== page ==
Over the past two seasons, Brendan Gaunce has played just nine AHL games. For all intents and purposes, he was an NHL forward. He’d made it.
And then free agency opened. The Canucks signed three veteran bottom-six forwards on July 1st.
Put yourself, for a moment, in Gaunce’s shoes. He’s spent pretty much his entire life working towards his dream of playing in the NHL and had finally carved out a niche role with the Canucks, playing a shutdown defensive game on the fourth line. Then in come three established veterans to take that role away.
“This could be a career-changing year, whether I play in the NHL for the rest of my life or I don’t,” said Gaunce heading into his first preseason game on Wednesday.
To go along with the pressures of veteran free agents and hot-shot prospects pushing him to the edges of the roster, this is also a contract year for Gaunce. And, at 24, time is running out for him to establish himself as an NHL player.
Head coach Travis Green knows that Gaunce is in a tough spot.
“He’s one of those guys that’s in competition mode,” said Green. “He knows that, he’s a smart guy. He’s taken the first step: he’s come into camp in phenomenal shape. He looked good in Whistler. Now it’s just like everyone else, he’s gotta play.”
The numbers are not in Gaunce’s favour. It’s simple math.
The Canucks like to carry eight defencemen and 13 forwards on their roster. They currently have 16 forwards on their roster that require waivers to be sent down. Add in the waiver-exempt Brock Boeser and Elias Pettersson and you get to 18. That means five players need to be put on waivers.
You can expect Tanner Kero, Reid Boucher, and Darren Archibald to hit the waiver wire. Who are the other two? Gaunce, Markus Granlund, Nikolay Goldobin, Brendan Leipsic, maybe even a veteran like Sam Gagner?
“I think it’s pretty obvious that a lot of guys are going for the same spots,” said Gaunce. “Not many guys on each team every year are gifted spots before the season and I haven’t got to that point in my career.
“You just come into camp with the mentality that you have to make a team.”
That mentality includes a reality TV staple: Gaunce isn’t here to make friends.
“As you go through more training camps you try not to talk to as many people, not be friends with everyone,” he said, before adding, “You are friends but you’re battling for jobs and you’re here for a reason.”
Working in Gaunce’s favour is what Green said: he’s in “phenomenal” shape. Around this time of year, you hear a lot of reports of a player coming to camp in “the best shape of his life,” but for Gaunce it’s not a cliche. For the first time in a long time, he didn’t spend the summer rehabbing an injury.
“Not having an injury is huge because you put all your focus on getting that injury back to 100%,” he said. “You don’t take away from other things but it’s not your main focus. I knew this was a pivotal year for me.”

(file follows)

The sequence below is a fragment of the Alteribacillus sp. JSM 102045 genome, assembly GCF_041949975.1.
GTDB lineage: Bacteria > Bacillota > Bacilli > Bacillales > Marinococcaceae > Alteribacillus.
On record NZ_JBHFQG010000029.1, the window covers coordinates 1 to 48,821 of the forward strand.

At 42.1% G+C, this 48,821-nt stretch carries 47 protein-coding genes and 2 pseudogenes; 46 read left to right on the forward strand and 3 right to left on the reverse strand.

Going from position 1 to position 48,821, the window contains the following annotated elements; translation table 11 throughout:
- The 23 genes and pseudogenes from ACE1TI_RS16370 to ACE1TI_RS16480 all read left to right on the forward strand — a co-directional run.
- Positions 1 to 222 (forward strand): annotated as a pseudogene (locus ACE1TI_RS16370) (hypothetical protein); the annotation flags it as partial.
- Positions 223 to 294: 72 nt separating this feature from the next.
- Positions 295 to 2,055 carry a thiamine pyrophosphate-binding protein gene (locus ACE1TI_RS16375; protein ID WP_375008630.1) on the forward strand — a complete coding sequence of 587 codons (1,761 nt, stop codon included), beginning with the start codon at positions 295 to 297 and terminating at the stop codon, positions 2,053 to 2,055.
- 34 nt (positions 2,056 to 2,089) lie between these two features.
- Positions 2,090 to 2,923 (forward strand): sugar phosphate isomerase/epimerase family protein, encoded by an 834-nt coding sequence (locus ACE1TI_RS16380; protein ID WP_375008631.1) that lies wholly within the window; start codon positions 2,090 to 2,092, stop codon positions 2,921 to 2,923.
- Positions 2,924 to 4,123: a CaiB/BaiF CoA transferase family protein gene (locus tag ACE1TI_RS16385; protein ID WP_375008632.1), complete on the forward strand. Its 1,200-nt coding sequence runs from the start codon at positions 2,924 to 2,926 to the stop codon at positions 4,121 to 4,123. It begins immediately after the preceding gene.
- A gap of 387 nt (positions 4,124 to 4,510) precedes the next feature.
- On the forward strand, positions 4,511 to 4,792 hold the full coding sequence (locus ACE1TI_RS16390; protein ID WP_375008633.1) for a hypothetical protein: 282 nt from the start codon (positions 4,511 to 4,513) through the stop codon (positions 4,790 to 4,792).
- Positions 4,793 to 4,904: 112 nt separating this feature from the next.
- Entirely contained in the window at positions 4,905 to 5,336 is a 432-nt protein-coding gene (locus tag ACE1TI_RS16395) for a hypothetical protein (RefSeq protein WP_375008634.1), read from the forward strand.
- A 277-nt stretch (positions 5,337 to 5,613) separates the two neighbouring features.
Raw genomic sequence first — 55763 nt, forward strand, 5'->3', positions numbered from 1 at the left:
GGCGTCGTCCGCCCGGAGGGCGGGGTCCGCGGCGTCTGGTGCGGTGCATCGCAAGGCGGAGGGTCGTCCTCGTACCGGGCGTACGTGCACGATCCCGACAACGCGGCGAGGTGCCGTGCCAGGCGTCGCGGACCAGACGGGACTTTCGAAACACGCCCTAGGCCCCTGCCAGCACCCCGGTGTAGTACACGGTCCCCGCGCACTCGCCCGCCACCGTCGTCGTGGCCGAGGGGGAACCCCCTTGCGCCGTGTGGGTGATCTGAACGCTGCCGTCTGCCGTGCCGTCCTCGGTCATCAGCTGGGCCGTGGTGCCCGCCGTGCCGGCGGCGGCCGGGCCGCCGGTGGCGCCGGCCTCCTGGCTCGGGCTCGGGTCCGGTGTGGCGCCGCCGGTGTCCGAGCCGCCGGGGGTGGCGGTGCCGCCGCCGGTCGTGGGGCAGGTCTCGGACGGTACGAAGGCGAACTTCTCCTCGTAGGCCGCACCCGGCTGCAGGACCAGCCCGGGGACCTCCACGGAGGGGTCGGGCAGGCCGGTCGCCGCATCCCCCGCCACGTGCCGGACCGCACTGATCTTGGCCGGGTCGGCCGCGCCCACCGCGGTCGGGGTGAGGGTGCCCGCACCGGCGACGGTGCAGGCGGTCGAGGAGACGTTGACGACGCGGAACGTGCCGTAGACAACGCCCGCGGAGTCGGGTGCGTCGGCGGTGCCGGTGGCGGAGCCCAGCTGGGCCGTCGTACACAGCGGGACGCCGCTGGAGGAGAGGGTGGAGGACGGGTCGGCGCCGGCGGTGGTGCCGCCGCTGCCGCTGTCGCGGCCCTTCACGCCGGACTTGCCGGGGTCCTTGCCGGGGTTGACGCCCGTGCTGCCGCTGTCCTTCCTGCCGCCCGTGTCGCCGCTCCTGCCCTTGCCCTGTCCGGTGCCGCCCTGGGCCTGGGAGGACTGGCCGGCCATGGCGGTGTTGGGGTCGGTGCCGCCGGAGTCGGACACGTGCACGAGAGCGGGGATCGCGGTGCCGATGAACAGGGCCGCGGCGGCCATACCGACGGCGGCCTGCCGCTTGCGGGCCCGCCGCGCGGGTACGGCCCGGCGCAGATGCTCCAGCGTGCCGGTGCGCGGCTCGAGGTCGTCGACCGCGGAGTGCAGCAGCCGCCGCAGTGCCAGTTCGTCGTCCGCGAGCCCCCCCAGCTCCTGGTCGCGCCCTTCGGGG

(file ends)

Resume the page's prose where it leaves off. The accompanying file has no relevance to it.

“For me there’s not as much pressure,” he added. “Just be confident in yourself, because I know I can do it.”
Gaunce knows there’s another number working against him: five. That’s the number of goals he’s scored in his 114 career games in the NHL. That’s simply not enough to nail down a roster spot in the NHL, though it’s understandable he hasn’t scored more: he never starts his shifts in the offensive zone.
“It was actually the least in the league, I saw that stat. Someone tweeted it at me!” said Gaunce with a smile, and he’s right. No player started less often in the offensive zone than Gaunce. Of his non-neutral zone starts, 94.5% were in the defensive zone.
“I mean, you take whatever role you’re given,” he said. “You try and not have an ego when you’re on a team, especially in the NHL. Whatever role you’re given, you play, and you try to play to the best of your ability.”
Gaunce played that role well. Only Brandon Sutter was on the ice for a lower rate of goals against, and only the Sedins allowed a lower rate of shots on goal against among Canucks forwards. As a shutdown winger in tough matchups, Gaunce was legitimately great defensively. The issue is at the other end of the ice.
“Even if I’m starting in my own zone, I want to be a player that can create chances,” he said. “I think I always have been. The biggest thing for me has been confidence, trusting yourself and trusting your abilities. I think this year has been the clearest mindset I’ve had coming into camp.”
Asked about what led to that clear mindset, Gaunce opens up about how his early struggles breaking into the NHL affected him.
“I think it’s tough coming into the NHL when you’re not successful right away,” he said, “and you’re a high pick and you’re playing in a Canadian market with a lot of eyes on you. You’re not going about your business anymore, it’s more open to the public.
“Whether or not you have Twitter or have Instagram… you see stuff, or hear stuff. I think it took a little bit for me to get accustomed to that. I wasn’t necessarily always shellshocked by it, but for me, you’re just not used to that stuff.
“I took it to heart, because I want to be a good hockey player and I want to be a good player for the city I’m playing in.”
Heading into this season, Gaunce feels he has grown as a person and is able to push criticisms out of his mind.
“You just take it with a grain of salt,” he said. “You’re in the best league in the world, so obviously there’s going to be some criticism. People pay to come watch you play, so you can take the good and the bad, but I think sometimes players let the bad get to them a bit too much.”
Now Gaunce takes a philosophical approach. If and when he receives criticism, that means just one thing: “If that happens, you’re obviously good enough to be in the NHL, so you’re a good enough player to play.”